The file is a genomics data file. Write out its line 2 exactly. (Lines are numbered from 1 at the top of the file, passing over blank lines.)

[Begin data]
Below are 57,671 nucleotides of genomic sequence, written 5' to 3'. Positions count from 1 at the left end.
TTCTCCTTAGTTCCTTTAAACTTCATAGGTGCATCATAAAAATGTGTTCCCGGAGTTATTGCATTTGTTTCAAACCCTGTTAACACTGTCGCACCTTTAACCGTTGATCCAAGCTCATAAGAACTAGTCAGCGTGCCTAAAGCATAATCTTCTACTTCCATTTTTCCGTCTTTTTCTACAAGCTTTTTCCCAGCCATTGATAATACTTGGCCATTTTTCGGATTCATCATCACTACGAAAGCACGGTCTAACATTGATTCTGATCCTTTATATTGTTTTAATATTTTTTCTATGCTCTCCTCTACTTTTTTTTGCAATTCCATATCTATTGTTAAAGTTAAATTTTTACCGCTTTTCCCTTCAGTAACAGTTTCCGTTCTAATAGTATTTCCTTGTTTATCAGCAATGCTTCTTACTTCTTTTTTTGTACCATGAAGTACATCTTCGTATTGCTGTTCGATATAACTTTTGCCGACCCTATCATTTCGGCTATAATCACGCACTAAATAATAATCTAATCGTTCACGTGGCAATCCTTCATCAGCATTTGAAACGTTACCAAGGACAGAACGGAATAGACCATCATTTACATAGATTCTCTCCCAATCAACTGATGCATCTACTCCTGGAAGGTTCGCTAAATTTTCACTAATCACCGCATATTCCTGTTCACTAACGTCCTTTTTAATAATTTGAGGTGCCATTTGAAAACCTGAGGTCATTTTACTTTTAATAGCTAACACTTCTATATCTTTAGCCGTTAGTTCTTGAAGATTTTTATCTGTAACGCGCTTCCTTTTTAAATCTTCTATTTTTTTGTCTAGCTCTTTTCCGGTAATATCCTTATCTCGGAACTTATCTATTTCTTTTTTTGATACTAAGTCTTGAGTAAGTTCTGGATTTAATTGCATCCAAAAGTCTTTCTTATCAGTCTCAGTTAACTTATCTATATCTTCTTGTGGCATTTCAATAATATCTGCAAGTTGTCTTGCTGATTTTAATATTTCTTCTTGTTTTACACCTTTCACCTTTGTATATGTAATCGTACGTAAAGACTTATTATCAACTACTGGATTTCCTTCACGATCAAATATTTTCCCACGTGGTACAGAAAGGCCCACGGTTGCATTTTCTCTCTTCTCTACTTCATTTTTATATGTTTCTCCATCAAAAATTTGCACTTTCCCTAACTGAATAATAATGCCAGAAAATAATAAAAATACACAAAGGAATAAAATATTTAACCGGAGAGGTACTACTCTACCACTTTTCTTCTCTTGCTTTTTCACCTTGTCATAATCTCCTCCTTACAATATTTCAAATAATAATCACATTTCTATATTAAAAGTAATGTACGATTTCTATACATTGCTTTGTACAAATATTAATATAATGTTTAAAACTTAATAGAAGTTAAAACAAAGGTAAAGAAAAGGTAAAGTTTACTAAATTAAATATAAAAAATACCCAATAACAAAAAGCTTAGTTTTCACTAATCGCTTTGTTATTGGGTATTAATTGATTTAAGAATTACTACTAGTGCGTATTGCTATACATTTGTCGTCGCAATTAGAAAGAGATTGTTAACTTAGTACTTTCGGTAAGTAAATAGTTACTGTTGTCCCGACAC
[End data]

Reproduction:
TTCTCCTTAGTTCCTTTAAACTTCATAGGTGCATCATAAAAATGTGTTCCCGGAGTTATTGCATTTGTTTCAAACCCTGTTAACACTGTCGCACCTTTAACCGTTGATCCAAGCTCATAAGAACTAGTCAGCGTGCCTAAAGCATAATCTTCTACTTCCATTTTTCCGTCTTTTTCTACAAGCTTTTTCCCAGCCATTGATAATACTTGGCCATTTTTCGGATTCATCATCACTACGAAAGCACGGTCTAACATTGATTCTGATCCTTTATATTGTTTTAATATTTTTTCTATGCTCTCCTCTACTTTTTTTTGCAATTCCATATCTATTGTTAAAGTTAAATTTTTACCGCTTTTCCCTTCAGTAACAGTTTCCGTTCTAATAGTATTTCCTTGTTTATCAGCAATGCTTCTTACTTCTTTTTTTGTACCATGAAGTACATCTTCGTATTGCTGTTCGATATAACTTTTGCCGACCCTATCATTTCGGCTATAATCACGCACTAAATAATAATCTAATCGTTCACGTGGCAATCCTTCATCAGCATTTGAAACGTTACCAAGGACAGAACGGAATAGACCATCATTTACATAGATTCTCTCCCAATCAACTGATGCATCTACTCCTGGAAGGTTCGCTAAATTTTCACTAATCACCGCATATTCCTGTTCACTAACGTCCTTTTTAATAATTTGAGGTGCCATTTGAAAACCTGAGGTCATTTTACTTTTAATAGCTAACACTTCTATATCTTTAGCCGTTAGTTCTTGAAGATTTTTATCTGTAACGCGCTTCCTTTTTAAATCTTCTATTTTTTTGTCTAGCTCTTTTCCGGTAATATCCTTATCTCGGAACTTATCTATTTCTTTTTTTGATACTAAGTCTTGAGTAAGTTCTGGATTTAATTGCATCCAAAAGTCTTTCTTATCAGTCTCAGTTAACTTATCTATATCTTCTTGTGGCATTTCAATAATATCTGCAAGTTGTCTTGCTGATTTTAATATTTCTTCTTGTTTTACACCTTTCACCTTTGTATATGTAATCGTACGTAAAGACTTATTATCAACTACTGGATTTCCTTCACGATCAAATATTTTCCCACGTGGTACAGAAAGGCCCACGGTTGCATTTTCTCTCTTCTCTACTTCATTTTTATATGTTTCTCCATCAAAAATTTGCACTTTCCCTAACTGAATAATAATGCCAGAAAATAATAAAAATACACAAAGGAATAAAATATTTAACCGGAGAGGTACTACTCTACCACTTTTCTTCTCTTGCTTTTTCACCTTGTCATAATCTCCTCCTTACAATATTTCAAATAATAATCACATTTCTATATTAAAAGTAATGTACGATTTCTATACATTGCTTTGTACAAATATTAATATAATGTTTAAAACTTAATAGAAGTTAAAACAAAGGTAAAGAAAAGGTAAAGTTTACTAAATTAAATATAAAAAATACCCAATAACAAAAAGCTTAGTTTTCACTAATCGCTTTGTTATTGGGTATTAATTGATTTAAGAATTACTACTAGTGCGTATTGCTATACATTTGTCGTCGCAATTAGAAAGAGATTGTTAACTTAGTACTTTCGGTAAGTAAATAGTTACTGTTGTCCCGACAC